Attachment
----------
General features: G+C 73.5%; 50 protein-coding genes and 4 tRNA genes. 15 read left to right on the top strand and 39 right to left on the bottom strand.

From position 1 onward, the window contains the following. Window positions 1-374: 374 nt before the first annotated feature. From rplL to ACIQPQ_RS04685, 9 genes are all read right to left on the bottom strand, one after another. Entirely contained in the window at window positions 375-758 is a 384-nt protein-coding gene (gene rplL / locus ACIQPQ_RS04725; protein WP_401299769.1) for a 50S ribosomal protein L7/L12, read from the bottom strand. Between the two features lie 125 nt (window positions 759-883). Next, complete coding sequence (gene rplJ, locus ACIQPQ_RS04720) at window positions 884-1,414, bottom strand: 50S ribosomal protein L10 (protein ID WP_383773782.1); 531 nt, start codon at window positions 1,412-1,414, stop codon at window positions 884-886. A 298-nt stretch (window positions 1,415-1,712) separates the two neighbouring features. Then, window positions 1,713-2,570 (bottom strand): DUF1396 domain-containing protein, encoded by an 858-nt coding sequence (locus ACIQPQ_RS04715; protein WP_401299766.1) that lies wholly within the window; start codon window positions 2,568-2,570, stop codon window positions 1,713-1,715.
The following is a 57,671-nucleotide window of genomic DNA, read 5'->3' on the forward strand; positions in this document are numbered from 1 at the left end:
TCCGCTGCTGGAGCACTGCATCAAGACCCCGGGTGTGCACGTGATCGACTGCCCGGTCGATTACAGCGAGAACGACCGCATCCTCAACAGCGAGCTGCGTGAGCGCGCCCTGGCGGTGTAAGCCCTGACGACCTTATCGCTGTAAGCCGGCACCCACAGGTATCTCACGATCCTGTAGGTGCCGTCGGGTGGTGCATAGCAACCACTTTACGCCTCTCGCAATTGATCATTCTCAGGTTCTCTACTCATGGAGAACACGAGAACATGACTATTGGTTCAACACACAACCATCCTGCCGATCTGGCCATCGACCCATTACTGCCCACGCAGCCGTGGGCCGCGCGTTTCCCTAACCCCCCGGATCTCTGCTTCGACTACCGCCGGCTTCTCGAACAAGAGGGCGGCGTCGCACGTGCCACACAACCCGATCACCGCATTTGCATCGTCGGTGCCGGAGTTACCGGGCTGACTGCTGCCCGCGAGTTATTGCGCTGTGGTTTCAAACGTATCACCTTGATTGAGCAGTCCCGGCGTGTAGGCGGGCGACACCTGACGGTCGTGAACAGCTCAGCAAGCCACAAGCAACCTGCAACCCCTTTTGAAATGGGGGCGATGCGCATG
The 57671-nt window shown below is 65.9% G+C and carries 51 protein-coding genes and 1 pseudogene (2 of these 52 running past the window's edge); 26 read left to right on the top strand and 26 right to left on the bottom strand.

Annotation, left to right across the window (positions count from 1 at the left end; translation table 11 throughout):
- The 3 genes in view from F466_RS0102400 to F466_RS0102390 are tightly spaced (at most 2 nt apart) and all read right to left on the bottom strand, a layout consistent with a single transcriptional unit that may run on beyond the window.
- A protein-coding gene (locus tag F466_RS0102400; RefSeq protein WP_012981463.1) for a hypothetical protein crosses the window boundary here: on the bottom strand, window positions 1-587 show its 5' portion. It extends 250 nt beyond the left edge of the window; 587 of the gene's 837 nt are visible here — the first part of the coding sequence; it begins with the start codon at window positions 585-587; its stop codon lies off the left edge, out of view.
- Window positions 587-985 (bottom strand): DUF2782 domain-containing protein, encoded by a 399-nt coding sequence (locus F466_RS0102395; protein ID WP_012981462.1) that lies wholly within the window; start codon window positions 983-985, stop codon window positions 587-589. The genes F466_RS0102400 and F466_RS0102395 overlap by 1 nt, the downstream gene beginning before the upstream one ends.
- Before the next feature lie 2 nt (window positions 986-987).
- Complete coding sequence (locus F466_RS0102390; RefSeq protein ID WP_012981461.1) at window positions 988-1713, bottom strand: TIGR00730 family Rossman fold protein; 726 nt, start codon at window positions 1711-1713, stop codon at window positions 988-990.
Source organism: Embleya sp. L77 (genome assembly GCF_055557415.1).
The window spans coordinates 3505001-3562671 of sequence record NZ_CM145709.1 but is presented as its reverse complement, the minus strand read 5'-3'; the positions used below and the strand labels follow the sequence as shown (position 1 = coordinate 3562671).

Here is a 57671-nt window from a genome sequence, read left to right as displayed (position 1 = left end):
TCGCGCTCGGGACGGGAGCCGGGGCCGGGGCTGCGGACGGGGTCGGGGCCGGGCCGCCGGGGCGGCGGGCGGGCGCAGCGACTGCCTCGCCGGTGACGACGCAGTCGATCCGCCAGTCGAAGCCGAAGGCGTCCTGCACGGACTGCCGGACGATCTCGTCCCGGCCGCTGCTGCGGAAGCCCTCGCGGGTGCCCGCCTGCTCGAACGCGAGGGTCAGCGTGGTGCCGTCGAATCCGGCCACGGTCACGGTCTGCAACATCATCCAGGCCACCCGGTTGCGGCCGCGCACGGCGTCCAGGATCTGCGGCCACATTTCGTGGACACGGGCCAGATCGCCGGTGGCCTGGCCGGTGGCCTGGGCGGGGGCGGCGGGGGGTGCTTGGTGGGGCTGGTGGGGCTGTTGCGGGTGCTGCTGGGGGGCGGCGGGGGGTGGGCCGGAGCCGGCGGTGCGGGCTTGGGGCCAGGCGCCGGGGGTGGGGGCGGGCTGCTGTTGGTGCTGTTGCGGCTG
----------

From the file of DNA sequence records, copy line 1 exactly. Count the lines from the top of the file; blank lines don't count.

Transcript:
General features: G+C 73.5%; 50 protein-coding genes and 4 tRNA genes. 15 read left to right on the top strand and 39 right to left on the bottom strand.